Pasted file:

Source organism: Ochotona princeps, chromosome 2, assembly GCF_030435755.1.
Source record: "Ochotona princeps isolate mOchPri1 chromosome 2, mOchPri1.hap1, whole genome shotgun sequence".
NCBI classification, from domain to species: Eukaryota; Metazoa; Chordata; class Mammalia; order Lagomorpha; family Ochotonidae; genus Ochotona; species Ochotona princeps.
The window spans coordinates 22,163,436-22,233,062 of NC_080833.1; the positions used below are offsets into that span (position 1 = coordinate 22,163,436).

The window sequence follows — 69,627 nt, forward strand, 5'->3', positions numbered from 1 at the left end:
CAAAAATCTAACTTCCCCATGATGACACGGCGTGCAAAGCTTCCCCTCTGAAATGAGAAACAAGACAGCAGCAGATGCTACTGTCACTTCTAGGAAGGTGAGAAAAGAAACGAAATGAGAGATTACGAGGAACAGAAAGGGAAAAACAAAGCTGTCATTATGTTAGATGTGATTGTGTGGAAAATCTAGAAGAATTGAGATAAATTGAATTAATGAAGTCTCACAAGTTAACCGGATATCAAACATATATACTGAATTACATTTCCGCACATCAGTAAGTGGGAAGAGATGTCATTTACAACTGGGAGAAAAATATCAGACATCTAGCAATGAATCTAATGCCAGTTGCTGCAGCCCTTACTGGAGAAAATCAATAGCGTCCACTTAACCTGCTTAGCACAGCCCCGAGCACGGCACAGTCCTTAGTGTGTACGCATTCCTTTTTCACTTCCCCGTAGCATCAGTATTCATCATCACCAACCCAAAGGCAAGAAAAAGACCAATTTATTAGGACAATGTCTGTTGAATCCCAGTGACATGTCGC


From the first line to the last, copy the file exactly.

Source organism: Ochotona princeps, chromosome 2, assembly GCF_030435755.1.
Source record: "Ochotona princeps isolate mOchPri1 chromosome 2, mOchPri1.hap1, whole genome shotgun sequence".
NCBI classification, from domain to species: Eukaryota; Metazoa; Chordata; class Mammalia; order Lagomorpha; family Ochotonidae; genus Ochotona; species Ochotona princeps.
The window spans coordinates 22,163,436-22,233,062 of NC_080833.1; the positions used below are offsets into that span (position 1 = coordinate 22,163,436).

The window sequence follows — 69,627 nt, forward strand, 5'->3', positions numbered from 1 at the left end:
CAAAAATCTAACTTCCCCATGATGACACGGCGTGCAAAGCTTCCCCTCTGAAATGAGAAACAAGACAGCAGCAGATGCTACTGTCACTTCTAGGAAGGTGAGAAAAGAAACGAAATGAGAGATTACGAGGAACAGAAAGGGAAAAACAAAGCTGTCATTATGTTAGATGTGATTGTGTGGAAAATCTAGAAGAATTGAGATAAATTGAATTAATGAAGTCTCACAAGTTAACCGGATATCAAACATATATACTGAATTACATTTCCGCACATCAGTAAGTGGGAAGAGATGTCATTTACAACTGGGAGAAAAATATCAGACATCTAGCAATGAATCTAATGCCAGTTGCTGCAGCCCTTACTGGAGAAAATCAATAGCGTCCACTTAACCTGCTTAGCACAGCCCCGAGCACGGCACAGTCCTTAGTGTGTACGCATTCCTTTTTCACTTCCCCGTAGCATCAGTATTCATCATCACCAACCCAAAGGCAAGAAAAAGACCAATTTATTAGGACAATGTCTGTTGAATCCCAGTGACATGTCGC